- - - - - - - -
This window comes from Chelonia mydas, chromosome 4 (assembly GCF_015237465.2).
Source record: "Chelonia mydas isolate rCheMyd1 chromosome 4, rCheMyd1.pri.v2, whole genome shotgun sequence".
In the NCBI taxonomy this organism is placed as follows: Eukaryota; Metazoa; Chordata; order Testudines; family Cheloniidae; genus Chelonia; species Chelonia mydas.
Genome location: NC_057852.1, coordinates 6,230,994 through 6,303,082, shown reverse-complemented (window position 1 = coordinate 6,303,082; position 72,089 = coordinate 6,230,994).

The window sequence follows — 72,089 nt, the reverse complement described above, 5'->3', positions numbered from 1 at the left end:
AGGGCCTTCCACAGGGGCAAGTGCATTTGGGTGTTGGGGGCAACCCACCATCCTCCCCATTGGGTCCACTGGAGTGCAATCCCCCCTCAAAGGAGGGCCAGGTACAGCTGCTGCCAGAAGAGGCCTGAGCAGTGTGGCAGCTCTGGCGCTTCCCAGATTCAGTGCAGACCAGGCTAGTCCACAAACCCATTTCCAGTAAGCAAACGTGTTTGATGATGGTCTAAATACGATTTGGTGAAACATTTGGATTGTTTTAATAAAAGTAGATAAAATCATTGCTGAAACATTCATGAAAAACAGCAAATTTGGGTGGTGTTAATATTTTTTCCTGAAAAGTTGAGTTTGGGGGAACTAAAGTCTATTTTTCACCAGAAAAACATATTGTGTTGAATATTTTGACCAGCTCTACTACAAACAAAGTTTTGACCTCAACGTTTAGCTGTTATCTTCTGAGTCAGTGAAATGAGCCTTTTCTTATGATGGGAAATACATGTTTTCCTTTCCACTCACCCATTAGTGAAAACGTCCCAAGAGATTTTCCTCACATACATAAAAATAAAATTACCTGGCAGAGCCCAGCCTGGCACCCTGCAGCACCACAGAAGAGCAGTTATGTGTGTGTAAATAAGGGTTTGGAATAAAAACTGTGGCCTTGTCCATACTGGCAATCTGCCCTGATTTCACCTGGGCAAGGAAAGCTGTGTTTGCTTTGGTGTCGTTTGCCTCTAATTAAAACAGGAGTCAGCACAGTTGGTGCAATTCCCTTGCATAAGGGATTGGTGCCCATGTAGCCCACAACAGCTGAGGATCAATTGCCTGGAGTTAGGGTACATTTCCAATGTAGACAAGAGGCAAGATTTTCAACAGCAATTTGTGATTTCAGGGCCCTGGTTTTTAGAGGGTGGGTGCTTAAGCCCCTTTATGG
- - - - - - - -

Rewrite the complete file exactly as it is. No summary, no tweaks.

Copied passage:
This window comes from Chelonia mydas, chromosome 4 (assembly GCF_015237465.2).
Source record: "Chelonia mydas isolate rCheMyd1 chromosome 4, rCheMyd1.pri.v2, whole genome shotgun sequence".
In the NCBI taxonomy this organism is placed as follows: Eukaryota; Metazoa; Chordata; order Testudines; family Cheloniidae; genus Chelonia; species Chelonia mydas.
Genome location: NC_057852.1, coordinates 6,230,994 through 6,303,082, shown reverse-complemented (window position 1 = coordinate 6,303,082; position 72,089 = coordinate 6,230,994).

The window sequence follows — 72,089 nt, the reverse complement described above, 5'->3', positions numbered from 1 at the left end:
AGGGCCTTCCACAGGGGCAAGTGCATTTGGGTGTTGGGGGCAACCCACCATCCTCCCCATTGGGTCCACTGGAGTGCAATCCCCCCTCAAAGGAGGGCCAGGTACAGCTGCTGCCAGAAGAGGCCTGAGCAGTGTGGCAGCTCTGGCGCTTCCCAGATTCAGTGCAGACCAGGCTAGTCCACAAACCCATTTCCAGTAAGCAAACGTGTTTGATGATGGTCTAAATACGATTTGGTGAAACATTTGGATTGTTTTAATAAAAGTAGATAAAATCATTGCTGAAACATTCATGAAAAACAGCAAATTTGGGTGGTGTTAATATTTTTTCCTGAAAAGTTGAGTTTGGGGGAACTAAAGTCTATTTTTCACCAGAAAAACATATTGTGTTGAATATTTTGACCAGCTCTACTACAAACAAAGTTTTGACCTCAACGTTTAGCTGTTATCTTCTGAGTCAGTGAAATGAGCCTTTTCTTATGATGGGAAATACATGTTTTCCTTTCCACTCACCCATTAGTGAAAACGTCCCAAGAGATTTTCCTCACATACATAAAAATAAAATTACCTGGCAGAGCCCAGCCTGGCACCCTGCAGCACCACAGAAGAGCAGTTATGTGTGTGTAAATAAGGGTTTGGAATAAAAACTGTGGCCTTGTCCATACTGGCAATCTGCCCTGATTTCACCTGGGCAAGGAAAGCTGTGTTTGCTTTGGTGTCGTTTGCCTCTAATTAAAACAGGAGTCAGCACAGTTGGTGCAATTCCCTTGCATAAGGGATTGGTGCCCATGTAGCCCACAACAGCTGAGGATCAATTGCCTGGAGTTAGGGTACATTTCCAATGTAGACAAGAGGCAAGATTTTCAACAGCAATTTGTGATTTCAGGGCCCTGGTTTTTAGAGGGTGGGTGCTTAAGCCCCTTTATGG